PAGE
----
The man smiled with his eyes that told you his heart was full of happiness. Then he did something that Adar had not seen before. He softly pressed his lips to the woman’s lips, placed his hand on her cheek, and gazed into her eyes with an expression that seemed full of softness and something more. Was this the deep magic she’s heard about?
The boys frolicked their way back over and everyone stood transfixed like the trees themselves as they looked at Adar with awe. Adar began to feel something in her trunk; it was warm like sap, but different. It was light like the touch of butterfly wings when they occasionally landed on her needles mistaking her for a flower.
The man broke the silence, “Boys, do you want to cut it down?”
“Yeah!” Solomon and Hayden exclaimed in unison.
“Let’s go fetch someone.” The two boys and the man flagged down one of the farm staff who was roaming the field in one of the Gator vehicles that drove among the rows of trees assisting customers. The Gator stopped by Adar, and a tree farmer stepped out with a chain saw. The old farmer was weathered like the Oaks, and his eyes were a bit stained with age. Years of tending to trees had hardened his hands. His speech was soft with the wisdom of a man who had seen many children and many trees be started and grow up and who had sadly but proudly seen them leave the farm and field when they matured.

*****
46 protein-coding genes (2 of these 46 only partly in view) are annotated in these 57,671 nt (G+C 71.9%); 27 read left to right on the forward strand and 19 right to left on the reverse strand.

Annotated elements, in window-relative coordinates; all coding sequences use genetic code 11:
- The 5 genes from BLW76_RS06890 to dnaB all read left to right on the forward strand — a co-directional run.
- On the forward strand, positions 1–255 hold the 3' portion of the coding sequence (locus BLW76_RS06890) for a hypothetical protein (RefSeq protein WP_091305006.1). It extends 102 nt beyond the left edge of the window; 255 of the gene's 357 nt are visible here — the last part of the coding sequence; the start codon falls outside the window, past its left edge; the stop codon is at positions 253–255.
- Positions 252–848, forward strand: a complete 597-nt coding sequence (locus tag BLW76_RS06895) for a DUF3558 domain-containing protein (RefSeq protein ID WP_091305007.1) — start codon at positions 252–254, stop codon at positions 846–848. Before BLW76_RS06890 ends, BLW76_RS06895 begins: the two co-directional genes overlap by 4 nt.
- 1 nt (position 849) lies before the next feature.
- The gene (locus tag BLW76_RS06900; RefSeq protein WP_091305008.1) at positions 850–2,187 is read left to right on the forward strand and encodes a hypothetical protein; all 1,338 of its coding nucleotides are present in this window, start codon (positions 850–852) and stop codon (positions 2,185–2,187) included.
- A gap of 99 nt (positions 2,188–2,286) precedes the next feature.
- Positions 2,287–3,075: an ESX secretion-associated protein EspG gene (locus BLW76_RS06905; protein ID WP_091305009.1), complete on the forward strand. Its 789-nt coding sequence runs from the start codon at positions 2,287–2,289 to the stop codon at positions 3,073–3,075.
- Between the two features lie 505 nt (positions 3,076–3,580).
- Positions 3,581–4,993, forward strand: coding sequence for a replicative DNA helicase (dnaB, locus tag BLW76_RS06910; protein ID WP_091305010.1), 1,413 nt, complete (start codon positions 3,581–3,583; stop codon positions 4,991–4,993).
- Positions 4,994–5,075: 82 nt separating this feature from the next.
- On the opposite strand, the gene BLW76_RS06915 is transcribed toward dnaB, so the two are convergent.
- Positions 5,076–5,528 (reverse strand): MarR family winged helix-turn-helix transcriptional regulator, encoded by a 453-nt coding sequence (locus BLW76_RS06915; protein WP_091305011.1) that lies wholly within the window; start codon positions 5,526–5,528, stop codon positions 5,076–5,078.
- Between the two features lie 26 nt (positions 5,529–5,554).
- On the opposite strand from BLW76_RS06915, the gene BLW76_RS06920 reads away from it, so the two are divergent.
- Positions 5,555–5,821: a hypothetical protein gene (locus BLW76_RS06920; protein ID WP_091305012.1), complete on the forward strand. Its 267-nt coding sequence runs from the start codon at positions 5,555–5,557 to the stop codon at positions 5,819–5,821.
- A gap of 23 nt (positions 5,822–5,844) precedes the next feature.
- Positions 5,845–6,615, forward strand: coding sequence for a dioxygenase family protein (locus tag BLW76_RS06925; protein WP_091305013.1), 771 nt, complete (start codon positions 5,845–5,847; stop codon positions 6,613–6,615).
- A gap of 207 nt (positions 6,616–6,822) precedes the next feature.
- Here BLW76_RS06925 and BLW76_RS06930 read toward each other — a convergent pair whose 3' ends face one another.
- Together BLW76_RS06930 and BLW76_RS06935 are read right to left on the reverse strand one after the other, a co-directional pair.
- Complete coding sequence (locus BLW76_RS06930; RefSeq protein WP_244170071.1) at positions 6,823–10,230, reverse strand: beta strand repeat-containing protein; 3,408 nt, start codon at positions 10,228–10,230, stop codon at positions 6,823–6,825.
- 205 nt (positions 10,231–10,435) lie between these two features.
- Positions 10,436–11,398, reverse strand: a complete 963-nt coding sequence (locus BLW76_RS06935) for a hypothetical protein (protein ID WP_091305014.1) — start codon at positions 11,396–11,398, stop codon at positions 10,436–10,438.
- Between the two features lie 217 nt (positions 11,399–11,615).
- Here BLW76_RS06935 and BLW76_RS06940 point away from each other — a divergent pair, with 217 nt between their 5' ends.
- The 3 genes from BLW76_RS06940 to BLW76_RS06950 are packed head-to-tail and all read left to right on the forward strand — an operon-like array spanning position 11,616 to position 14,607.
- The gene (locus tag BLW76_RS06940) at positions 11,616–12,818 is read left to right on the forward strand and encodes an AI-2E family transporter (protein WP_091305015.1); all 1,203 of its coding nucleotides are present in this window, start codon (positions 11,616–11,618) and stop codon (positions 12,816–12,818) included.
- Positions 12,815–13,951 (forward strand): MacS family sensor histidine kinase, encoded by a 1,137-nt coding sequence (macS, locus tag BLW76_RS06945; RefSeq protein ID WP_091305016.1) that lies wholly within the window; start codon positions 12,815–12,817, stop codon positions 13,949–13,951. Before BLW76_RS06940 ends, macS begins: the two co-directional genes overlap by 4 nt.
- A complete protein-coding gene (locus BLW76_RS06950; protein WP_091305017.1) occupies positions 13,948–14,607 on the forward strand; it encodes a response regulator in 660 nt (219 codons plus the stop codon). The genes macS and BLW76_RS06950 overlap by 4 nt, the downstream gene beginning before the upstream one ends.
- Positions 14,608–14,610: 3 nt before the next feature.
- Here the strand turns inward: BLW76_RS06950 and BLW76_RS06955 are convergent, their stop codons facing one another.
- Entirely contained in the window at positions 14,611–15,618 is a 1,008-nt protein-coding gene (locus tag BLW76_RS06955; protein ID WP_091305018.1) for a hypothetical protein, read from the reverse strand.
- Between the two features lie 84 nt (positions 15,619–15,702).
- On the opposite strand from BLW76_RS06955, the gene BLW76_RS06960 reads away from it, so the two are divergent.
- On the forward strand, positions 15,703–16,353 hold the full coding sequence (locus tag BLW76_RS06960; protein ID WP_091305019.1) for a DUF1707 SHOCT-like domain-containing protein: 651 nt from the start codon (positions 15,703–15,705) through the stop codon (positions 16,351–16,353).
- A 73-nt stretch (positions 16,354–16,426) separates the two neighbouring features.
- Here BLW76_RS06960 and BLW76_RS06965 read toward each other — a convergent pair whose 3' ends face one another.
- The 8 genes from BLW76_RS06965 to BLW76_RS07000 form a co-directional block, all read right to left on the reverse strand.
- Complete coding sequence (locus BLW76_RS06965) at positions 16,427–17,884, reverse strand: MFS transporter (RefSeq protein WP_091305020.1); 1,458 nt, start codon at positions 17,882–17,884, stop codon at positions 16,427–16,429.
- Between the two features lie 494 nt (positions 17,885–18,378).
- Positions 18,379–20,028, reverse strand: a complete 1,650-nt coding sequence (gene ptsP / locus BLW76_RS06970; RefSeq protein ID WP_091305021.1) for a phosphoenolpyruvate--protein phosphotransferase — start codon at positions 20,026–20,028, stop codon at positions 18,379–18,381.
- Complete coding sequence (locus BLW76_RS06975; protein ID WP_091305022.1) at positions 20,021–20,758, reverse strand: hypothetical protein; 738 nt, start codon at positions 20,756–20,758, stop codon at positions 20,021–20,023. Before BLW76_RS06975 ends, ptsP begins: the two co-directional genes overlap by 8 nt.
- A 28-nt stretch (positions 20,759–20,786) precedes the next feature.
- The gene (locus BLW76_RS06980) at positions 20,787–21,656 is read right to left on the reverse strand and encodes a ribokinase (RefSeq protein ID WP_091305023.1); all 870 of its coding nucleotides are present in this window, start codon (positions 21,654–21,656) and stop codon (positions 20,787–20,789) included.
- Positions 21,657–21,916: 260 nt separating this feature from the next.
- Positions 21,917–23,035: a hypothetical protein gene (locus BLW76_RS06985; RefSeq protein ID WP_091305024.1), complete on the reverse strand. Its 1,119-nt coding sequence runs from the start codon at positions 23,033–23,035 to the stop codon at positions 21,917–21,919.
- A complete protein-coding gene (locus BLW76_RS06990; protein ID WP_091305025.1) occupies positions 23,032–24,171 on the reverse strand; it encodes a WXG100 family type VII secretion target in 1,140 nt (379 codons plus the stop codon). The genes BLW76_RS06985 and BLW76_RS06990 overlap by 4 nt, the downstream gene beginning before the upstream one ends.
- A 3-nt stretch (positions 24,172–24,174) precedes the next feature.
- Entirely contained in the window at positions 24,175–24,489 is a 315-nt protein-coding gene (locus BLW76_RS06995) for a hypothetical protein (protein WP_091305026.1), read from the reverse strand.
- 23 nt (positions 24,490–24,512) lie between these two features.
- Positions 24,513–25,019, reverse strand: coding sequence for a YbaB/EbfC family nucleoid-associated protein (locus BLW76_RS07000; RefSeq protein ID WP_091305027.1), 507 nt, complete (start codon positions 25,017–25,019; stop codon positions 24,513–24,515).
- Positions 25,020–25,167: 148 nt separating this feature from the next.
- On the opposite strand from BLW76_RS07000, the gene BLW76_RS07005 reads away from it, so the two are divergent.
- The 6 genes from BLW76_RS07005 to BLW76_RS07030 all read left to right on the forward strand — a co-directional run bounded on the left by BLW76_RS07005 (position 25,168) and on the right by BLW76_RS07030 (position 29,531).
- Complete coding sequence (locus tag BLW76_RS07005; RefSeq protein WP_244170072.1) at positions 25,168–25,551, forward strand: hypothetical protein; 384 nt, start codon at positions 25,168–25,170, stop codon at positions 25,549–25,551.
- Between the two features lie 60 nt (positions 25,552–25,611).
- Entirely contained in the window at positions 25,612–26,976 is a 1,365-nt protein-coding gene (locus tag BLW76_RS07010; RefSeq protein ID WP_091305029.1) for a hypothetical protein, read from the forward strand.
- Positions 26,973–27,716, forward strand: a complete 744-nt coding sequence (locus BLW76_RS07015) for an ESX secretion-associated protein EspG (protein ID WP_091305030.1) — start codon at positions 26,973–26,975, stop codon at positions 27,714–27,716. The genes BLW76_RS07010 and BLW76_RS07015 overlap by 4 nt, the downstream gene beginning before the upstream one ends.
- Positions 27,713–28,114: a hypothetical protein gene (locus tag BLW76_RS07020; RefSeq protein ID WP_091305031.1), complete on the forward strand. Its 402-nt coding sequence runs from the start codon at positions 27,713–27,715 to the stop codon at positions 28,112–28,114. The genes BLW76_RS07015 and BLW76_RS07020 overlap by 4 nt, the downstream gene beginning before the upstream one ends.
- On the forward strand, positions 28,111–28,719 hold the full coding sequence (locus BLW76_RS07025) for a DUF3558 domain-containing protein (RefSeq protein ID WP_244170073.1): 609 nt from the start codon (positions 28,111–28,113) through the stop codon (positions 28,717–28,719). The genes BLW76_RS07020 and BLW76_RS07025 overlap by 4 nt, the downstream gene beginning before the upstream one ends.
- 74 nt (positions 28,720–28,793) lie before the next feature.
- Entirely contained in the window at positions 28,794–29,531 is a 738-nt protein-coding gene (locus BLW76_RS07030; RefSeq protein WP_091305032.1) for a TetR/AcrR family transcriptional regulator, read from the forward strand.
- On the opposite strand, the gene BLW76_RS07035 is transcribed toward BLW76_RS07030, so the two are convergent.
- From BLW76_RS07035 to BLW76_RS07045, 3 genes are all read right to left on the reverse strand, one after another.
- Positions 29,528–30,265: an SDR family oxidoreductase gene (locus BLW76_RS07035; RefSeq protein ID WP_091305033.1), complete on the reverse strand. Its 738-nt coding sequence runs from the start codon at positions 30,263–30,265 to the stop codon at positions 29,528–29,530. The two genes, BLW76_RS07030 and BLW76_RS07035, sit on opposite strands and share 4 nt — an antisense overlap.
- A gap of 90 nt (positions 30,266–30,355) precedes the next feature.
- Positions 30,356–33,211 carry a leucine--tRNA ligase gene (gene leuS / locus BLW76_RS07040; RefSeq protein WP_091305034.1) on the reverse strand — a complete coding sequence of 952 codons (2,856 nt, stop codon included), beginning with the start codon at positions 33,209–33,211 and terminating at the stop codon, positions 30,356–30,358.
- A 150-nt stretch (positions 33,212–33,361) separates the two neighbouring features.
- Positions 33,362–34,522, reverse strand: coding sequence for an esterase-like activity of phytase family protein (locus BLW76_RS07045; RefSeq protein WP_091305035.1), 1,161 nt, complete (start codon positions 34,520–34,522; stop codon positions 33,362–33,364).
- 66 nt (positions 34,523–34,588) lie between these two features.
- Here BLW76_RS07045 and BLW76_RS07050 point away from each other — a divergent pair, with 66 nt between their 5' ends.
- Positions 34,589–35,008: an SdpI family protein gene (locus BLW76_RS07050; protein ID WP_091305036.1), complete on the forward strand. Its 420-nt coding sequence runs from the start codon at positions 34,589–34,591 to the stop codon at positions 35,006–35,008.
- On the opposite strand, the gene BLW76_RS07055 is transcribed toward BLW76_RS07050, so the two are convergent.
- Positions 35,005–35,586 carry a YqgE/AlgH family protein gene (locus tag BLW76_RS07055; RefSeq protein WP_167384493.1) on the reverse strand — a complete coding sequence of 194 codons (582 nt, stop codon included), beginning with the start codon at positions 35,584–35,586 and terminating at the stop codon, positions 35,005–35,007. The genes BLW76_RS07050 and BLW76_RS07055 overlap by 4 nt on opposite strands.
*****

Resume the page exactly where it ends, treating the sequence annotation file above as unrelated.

“We want to cut it down ourselves,” Solomon proudly told the tree farmer. He grinned a bit, then responded, “Okay son, let me git ya a saw.” Adar began to feel something in her roots, it was like the buzzing of too many bees in her needles, the weight of too many birds on her limbs. “What is wrong with me?” Adar asked her angel.
“You are afraid.”
“How do I make this go away, it does not feel good at all.”
“Think of the feeling you felt when you saw this family for the first time and remember that excitement. Choose that feeling. That feeling will overwhelm the fear.” The angel reached her hand through Adar’s limbs and placed it on Adar’s trunk. With her touch, Adar began to feel peaceful once more.
Solomon, Hayden, and the man came over with a saw and got underneath her limbs. It was then she felt it, a searing pain as the blade began to bite into her trunk. Her angel touched her and spoke, “Remember the softness in his eyes, remember the glow in her face, remember the laughter of the children, and think only of the deep magic you will learn. It will help the pain, and the pain will pass.”
Adar did as the angel said, and within a few moments the pain passed, and with a soft whoosh the ground came up to meet her as she left her roots behind. She looked up and saw five smiling faces beaming back at her with something that felt like sunshine. And she too beamed back at them, for she was their chosen tree.


In front of Adar was a small, cheery yellow cottage. It was surrounded by Ashes and Magnolias, Mulberry’s, and the tallest grandest Oaks she had ever seen. They were ancient, older then the Oaks that surrounded her at the farm. The vehicle beneath her came to a stop. She looked up, and a mighty ancient Great Oak looked down at her. In the booming voice that Oaks are renowned for, he addressed Adar.